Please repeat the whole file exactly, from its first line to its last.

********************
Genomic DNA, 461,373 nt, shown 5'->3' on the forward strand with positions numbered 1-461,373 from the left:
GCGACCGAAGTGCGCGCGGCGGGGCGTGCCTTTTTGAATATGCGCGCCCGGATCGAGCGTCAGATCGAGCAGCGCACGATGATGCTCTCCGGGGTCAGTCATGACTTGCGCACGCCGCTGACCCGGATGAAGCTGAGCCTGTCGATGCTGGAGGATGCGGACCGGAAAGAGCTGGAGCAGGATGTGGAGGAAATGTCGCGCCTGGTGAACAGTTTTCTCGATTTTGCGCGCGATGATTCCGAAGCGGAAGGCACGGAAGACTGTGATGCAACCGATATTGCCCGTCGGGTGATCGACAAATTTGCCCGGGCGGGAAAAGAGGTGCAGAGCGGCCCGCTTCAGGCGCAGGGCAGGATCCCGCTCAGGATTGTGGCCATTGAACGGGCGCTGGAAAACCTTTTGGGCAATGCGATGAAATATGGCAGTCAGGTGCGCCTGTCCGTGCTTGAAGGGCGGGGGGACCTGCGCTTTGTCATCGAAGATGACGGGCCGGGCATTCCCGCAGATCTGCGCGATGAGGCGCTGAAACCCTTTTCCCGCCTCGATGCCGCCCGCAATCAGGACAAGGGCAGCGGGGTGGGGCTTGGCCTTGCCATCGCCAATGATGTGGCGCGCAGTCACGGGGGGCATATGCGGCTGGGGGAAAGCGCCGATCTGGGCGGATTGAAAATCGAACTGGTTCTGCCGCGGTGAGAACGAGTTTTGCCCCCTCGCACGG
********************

Genomic DNA, 461,373 nt, shown 5'->3' on the forward strand with positions numbered 1-461,373 from the left:
GCGACCGAAGTGCGCGCGGCGGGGCGTGCCTTTTTGAATATGCGCGCCCGGATCGAGCGTCAGATCGAGCAGCGCACGATGATGCTCTCCGGGGTCAGTCATGACTTGCGCACGCCGCTGACCCGGATGAAGCTGAGCCTGTCGATGCTGGAGGATGCGGACCGGAAAGAGCTGGAGCAGGATGTGGAGGAAATGTCGCGCCTGGTGAACAGTTTTCTCGATTTTGCGCGCGATGATTCCGAAGCGGAAGGCACGGAAGACTGTGATGCAACCGATATTGCCCGTCGGGTGATCGACAAATTTGCCCGGGCGGGAAAAGAGGTGCAGAGCGGCCCGCTTCAGGCGCAGGGCAGGATCCCGCTCAGGATTGTGGCCATTGAACGGGCGCTGGAAAACCTTTTGGGCAATGCGATGAAATATGGCAGTCAGGTGCGCCTGTCCGTGCTTGAAGGGCGGGGGGACCTGCGCTTTGTCATCGAAGATGACGGGCCGGGCATTCCCGCAGATCTGCGCGATGAGGCGCTGAAACCCTTTTCCCGCCTCGATGCCGCCCGCAATCAGGACAAGGGCAGCGGGGTGGGGCTTGGCCTTGCCATCGCCAATGATGTGGCGCGCAGTCACGGGGGGCATATGCGGCTGGGGGAAAGCGCCGATCTGGGCGGATTGAAAATCGAACTGGTTCTGCCGCGGTGAGAACGAGTTTTGCCCCCTCGCACGG